Rhesus display self-awareness when spotting themselves in a mirror, new research shows.
By Randy Dotinga HealthDay Reporter
THURSDAY, Sept. 30 (HealthDay News) -- Your dog, like most other animals, can't look in a mirror and figure out the furry thing with eyes is her own reflection. But Wisconsin researchers have just proven that rhesus macaque monkeys can -- and are delighted when they do.
There's more to this discovery than monkey entertainment: the research could give scientists more insight into how humans (the most mirror-happy species of all) developed an advanced sense of self-awareness.
The finding suggests that self-awareness evolved "much further back" than scientists had assumed, said study co-author Luis C. Populin, an associate professor at the University of Wisconsin-Madison.
"Perhaps the way in which it evolved over time was more of a progressive process, and this function didn't necessarily appear abruptly," Populin added.
Until now, only a few species -- including humans, elephants, dolphins, chimpanzees and magpies -- have shown they are able to look at their images in a mirror and figure out that they're looking at themselves, Populin said.
Other kinds of animals may detect that there's an animal in a mirror but think it's another one and try to play with it or defend themselves against it.
Why does this kind of self-awareness matter? Because it allows animals to gain a greater sense of where they fit into the world, Populin said. "All of a sudden you start exploring yourself and who you are and how you look. Clearly, it's very important for humans," he said.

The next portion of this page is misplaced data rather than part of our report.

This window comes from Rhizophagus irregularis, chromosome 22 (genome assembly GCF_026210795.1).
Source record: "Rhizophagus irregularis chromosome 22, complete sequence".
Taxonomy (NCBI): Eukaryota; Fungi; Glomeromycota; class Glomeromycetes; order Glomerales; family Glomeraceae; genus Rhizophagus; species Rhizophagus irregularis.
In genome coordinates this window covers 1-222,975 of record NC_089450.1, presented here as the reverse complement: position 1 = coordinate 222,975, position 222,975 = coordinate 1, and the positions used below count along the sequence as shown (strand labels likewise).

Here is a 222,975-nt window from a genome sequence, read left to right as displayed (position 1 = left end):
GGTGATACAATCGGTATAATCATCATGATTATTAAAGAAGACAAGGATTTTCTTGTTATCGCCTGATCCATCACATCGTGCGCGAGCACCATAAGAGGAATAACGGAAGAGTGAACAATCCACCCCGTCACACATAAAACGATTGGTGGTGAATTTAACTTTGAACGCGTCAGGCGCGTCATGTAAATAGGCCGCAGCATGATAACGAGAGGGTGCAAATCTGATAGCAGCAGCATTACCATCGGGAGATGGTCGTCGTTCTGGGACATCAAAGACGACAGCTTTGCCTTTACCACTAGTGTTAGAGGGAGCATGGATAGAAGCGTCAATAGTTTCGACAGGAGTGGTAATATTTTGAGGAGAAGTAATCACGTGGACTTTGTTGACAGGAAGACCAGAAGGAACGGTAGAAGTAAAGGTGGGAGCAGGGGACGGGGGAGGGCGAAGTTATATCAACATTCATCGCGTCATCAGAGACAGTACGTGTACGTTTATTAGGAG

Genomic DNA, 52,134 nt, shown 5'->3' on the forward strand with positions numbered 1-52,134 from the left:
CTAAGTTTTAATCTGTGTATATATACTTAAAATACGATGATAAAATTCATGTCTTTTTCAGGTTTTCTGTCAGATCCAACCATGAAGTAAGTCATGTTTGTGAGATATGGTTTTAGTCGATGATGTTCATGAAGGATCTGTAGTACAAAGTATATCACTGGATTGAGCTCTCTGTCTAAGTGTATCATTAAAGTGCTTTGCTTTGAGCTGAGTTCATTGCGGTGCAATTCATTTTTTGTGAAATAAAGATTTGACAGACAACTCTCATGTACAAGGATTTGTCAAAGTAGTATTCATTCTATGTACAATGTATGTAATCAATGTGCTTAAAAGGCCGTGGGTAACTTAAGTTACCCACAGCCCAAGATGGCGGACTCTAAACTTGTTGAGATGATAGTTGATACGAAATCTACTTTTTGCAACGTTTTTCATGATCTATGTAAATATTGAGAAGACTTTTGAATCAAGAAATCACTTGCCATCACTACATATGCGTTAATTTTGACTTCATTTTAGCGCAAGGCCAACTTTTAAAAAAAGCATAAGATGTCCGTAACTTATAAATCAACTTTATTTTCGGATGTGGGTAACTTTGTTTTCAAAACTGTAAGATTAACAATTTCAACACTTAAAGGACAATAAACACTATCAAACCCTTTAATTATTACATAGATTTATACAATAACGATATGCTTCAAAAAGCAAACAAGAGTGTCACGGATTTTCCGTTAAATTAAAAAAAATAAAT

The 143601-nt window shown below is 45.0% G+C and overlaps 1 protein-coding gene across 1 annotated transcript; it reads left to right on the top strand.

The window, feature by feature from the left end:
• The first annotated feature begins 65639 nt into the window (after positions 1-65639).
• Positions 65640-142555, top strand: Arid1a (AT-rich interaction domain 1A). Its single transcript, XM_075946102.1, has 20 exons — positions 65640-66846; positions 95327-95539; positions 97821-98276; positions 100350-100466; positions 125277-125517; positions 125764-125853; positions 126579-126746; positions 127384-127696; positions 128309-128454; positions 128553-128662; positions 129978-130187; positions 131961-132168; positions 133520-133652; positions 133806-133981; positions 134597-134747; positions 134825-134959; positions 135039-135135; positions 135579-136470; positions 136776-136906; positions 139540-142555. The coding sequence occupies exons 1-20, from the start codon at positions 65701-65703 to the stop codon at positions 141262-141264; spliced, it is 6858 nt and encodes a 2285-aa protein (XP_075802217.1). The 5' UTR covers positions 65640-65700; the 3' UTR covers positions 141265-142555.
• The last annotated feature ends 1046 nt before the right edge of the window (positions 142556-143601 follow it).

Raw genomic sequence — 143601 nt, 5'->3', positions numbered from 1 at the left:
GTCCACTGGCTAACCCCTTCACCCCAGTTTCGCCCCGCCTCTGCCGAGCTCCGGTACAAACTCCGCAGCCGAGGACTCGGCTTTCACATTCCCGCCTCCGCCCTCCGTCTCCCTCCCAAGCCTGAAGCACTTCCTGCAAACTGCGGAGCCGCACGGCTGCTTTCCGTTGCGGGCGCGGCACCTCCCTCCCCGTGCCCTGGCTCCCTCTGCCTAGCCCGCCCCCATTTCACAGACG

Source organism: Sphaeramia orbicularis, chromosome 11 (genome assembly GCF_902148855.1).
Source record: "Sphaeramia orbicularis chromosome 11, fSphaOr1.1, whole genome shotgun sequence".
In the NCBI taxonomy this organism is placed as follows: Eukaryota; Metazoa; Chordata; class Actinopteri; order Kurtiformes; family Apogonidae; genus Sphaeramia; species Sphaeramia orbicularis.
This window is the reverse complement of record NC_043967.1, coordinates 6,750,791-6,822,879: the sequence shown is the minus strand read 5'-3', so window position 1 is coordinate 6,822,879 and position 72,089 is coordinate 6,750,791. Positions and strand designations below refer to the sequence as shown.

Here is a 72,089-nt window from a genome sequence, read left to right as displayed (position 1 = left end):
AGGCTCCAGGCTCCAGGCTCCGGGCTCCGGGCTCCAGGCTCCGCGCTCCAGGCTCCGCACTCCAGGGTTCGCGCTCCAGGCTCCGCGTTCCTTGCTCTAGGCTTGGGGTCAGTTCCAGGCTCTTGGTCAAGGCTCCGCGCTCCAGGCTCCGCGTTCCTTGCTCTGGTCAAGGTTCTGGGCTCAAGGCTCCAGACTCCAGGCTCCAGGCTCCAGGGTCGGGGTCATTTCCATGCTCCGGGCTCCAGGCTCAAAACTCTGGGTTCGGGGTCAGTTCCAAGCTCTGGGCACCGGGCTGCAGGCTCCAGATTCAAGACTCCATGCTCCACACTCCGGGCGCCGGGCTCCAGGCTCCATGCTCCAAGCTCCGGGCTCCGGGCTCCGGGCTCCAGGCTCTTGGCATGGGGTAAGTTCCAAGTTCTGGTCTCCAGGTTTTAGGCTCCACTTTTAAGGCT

It may play other roles, too. Populin said it's possible that self-awareness may allow animals to gauge how big they are compared to the rest of the world. (Small dogs who try to pick fights with huge dogs, for example, may lack this ability.)
Researchers test self-awareness by putting a dot on an animal and then watching to see if it can use a mirror to figure out that the dot is on itself.
In the new study, researchers realized that the monkeys did figure out how to use mirrors after the animals had been given a head implant to allow brain monitoring. In fact, all five monkeys in the study saw their bodies in a full-length mirror and began examining their genitals, which they normally wouldn't see.
Kim A. Bard, a professor who studies primates at the University of Portsmouth in the United Kingdom, said the study findings are "remarkable" because they challenge previous findings and "raise more questions for future research, specifically how are these monkeys different from all the previous ones that haven't shown self explorations with mirrors?"
If the monkeys do have this kind of self-awareness, she added, they're ahead of human babies, who don't figure out what mirrors show until they're well into the second year of life.
The study findings were published online Sept. 29 in PloS One.
The University of California at Berkeley has details about evolution .
(SOURCES: Luis C. Populin, Ph.D., associate professor of anatomy, University of Wisconsin-Madison; Kim A. Bard, Ph.D., president, Primate Society of Great Britain, and professor of comparative developmental psychology, University of Portsmouth, United Kingdom; Sept. 29, 2010, PLoS One, online)